Three cheers for "1,000 Years of Jazz!," a musical revue with no higher ambition than to entertain. "Jazz" doesn't try to overwhelm the audience with pizazz. Instead, the show, which opened Saturday night at Ford's Theatre, wins you over by subtle force of charm, spirit and energy.
The title of this modestly staged revue is a bit misleading. The 11-member cast -- comprising the venerable Legends of Jazz, the Original Hoofers and vocalist Deborah Woodson -- isn't really a legion of jazz crusaders marching through a millennium of music. New Orleans jazz is their beat, and although swing and modern jazz styles are touched upon, the revue's title refers only to (and slightly exaggerates) the collective age of the cast.
Apart from tenor saxophonist Floyd Turnham, whose versatility extends to elegantly phrased swing lines and gruff Texas-based R&B, the Legends are most comfortable working up traditional jazz and blues tunes. Throughout the show, they convey joie de jazz not unlike the Preservation Hall Jazz Band and, on occasion, aren't above clowning around a little with vocalist Woodson. Her rich, sensuous alto and equally voluptuous body language invite some good-natured fun.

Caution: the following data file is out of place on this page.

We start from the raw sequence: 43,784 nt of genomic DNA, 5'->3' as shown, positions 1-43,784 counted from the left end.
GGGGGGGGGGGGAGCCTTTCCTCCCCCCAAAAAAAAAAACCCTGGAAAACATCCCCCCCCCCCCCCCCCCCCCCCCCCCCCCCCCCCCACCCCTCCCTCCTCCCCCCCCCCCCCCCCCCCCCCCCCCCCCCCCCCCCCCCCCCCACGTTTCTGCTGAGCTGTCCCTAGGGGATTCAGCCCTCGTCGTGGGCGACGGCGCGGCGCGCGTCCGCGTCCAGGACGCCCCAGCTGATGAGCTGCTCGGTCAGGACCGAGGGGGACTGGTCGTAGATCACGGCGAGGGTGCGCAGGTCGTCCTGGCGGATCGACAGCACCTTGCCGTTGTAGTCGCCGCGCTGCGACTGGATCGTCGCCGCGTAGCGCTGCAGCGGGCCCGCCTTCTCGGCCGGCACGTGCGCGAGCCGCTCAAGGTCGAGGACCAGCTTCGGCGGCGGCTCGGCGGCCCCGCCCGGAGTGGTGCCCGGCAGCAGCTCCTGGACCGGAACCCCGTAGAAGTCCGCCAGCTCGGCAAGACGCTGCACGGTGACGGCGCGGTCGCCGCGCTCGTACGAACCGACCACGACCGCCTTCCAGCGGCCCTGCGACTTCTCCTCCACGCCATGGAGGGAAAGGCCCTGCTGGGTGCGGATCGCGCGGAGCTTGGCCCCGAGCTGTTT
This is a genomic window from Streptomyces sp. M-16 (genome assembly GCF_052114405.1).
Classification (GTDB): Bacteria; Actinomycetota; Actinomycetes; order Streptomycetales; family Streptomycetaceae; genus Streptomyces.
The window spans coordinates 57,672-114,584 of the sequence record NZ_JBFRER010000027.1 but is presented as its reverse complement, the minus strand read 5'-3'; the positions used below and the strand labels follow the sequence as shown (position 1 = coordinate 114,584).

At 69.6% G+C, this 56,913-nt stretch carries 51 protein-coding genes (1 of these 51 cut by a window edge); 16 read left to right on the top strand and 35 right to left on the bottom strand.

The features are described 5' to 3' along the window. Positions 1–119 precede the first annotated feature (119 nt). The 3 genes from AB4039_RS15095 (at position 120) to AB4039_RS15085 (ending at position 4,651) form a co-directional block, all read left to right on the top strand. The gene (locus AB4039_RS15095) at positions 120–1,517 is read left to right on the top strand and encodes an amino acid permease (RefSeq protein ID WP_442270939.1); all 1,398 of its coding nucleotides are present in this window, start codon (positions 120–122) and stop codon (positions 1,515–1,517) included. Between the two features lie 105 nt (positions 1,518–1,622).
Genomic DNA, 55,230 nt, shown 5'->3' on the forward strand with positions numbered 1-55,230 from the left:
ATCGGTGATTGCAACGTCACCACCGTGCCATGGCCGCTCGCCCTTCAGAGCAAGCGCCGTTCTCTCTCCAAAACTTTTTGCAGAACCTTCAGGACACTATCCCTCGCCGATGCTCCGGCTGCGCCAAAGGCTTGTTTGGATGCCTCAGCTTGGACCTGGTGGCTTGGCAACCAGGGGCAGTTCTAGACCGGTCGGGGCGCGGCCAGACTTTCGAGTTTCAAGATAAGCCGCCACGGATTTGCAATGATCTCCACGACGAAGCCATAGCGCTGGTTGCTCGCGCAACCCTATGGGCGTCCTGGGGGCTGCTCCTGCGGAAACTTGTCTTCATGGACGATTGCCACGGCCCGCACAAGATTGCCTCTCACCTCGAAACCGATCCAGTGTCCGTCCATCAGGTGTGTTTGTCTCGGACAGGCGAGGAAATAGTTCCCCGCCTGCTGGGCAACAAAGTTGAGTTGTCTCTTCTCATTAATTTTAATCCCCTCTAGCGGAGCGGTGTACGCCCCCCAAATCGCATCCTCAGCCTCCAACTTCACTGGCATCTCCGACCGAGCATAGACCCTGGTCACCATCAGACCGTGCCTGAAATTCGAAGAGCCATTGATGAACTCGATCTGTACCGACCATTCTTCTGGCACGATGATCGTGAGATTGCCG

While the Legends provide the show's basic beat, the tap-dancing Original Hoofers splinter that beat into thousands of delightful syncopations. Each hoofer has his own specialty, his own moment in the limelight. Boulevardier Ralph Brown strolls elegantly to the muted accompaniment of "April in Paris"; George Hillman's kicks would do a Rockette proud; Jimmy Slyde glides across the stage as if pulled by an unseen force, and Lon Chaney's (no relation to the actors) "paddle and roll" revealed modern jazz drummers' debt to tap.
The show does have a few problems, though. Sometimes the choice of material seems arbitrary at best; jumping from a '20s classic blues to a '40s jump band tune, for example, was quite a leap. Also, Alton Purnell has an unusually light touch for a boogie-woogie pianist. His rolling eight-to-the-bar patterns were frequently undermiked. Then, too, Woodson was clearly more convincing on the blues and torch numbers than when summoning the finesse required by Duke Ellington's "It Don't Mean a Thing."
Still, "1,000 Years of Jazz" isn't the sort of show that leaves one in a mood to quibble. Rather, it makes you marvel at the exuberance of the cast and the rejuvenating power of jazz itself. The show will run through Oct. 10 at Ford's Theatre.